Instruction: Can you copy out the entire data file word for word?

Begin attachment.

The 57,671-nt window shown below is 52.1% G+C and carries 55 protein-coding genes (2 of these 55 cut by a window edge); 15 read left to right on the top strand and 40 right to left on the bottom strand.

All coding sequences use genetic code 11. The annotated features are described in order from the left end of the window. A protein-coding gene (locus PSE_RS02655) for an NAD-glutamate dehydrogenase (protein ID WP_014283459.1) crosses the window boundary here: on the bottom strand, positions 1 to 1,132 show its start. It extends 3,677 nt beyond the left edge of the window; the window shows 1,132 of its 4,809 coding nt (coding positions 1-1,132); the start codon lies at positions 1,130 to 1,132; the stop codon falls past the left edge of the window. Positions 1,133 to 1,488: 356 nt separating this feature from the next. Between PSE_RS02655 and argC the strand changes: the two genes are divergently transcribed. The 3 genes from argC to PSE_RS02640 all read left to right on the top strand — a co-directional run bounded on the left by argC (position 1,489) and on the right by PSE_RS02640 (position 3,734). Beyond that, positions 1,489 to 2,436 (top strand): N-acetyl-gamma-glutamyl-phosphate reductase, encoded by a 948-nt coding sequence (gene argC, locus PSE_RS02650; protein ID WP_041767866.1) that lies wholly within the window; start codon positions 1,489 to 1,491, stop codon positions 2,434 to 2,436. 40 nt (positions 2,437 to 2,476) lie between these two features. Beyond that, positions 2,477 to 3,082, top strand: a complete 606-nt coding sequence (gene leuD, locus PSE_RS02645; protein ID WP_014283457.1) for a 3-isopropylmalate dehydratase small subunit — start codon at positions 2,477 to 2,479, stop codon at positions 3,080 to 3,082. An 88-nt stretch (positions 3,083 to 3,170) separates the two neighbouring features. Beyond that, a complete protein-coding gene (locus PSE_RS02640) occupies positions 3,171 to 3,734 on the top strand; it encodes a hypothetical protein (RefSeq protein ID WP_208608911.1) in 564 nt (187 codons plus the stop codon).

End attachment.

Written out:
The 57,671-nt window shown below is 52.1% G+C and carries 55 protein-coding genes (2 of these 55 cut by a window edge); 15 read left to right on the top strand and 40 right to left on the bottom strand.

All coding sequences use genetic code 11. The annotated features are described in order from the left end of the window. A protein-coding gene (locus PSE_RS02655) for an NAD-glutamate dehydrogenase (protein ID WP_014283459.1) crosses the window boundary here: on the bottom strand, positions 1 to 1,132 show its start. It extends 3,677 nt beyond the left edge of the window; the window shows 1,132 of its 4,809 coding nt (coding positions 1-1,132); the start codon lies at positions 1,130 to 1,132; the stop codon falls past the left edge of the window. Positions 1,133 to 1,488: 356 nt separating this feature from the next. Between PSE_RS02655 and argC the strand changes: the two genes are divergently transcribed. The 3 genes from argC to PSE_RS02640 all read left to right on the top strand — a co-directional run bounded on the left by argC (position 1,489) and on the right by PSE_RS02640 (position 3,734). Beyond that, positions 1,489 to 2,436 (top strand): N-acetyl-gamma-glutamyl-phosphate reductase, encoded by a 948-nt coding sequence (gene argC, locus PSE_RS02650; protein ID WP_041767866.1) that lies wholly within the window; start codon positions 1,489 to 1,491, stop codon positions 2,434 to 2,436. 40 nt (positions 2,437 to 2,476) lie between these two features. Beyond that, positions 2,477 to 3,082, top strand: a complete 606-nt coding sequence (gene leuD, locus PSE_RS02645; protein ID WP_014283457.1) for a 3-isopropylmalate dehydratase small subunit — start codon at positions 2,477 to 2,479, stop codon at positions 3,080 to 3,082. An 88-nt stretch (positions 3,083 to 3,170) separates the two neighbouring features. Beyond that, a complete protein-coding gene (locus PSE_RS02640) occupies positions 3,171 to 3,734 on the top strand; it encodes a hypothetical protein (RefSeq protein ID WP_208608911.1) in 564 nt (187 codons plus the stop codon).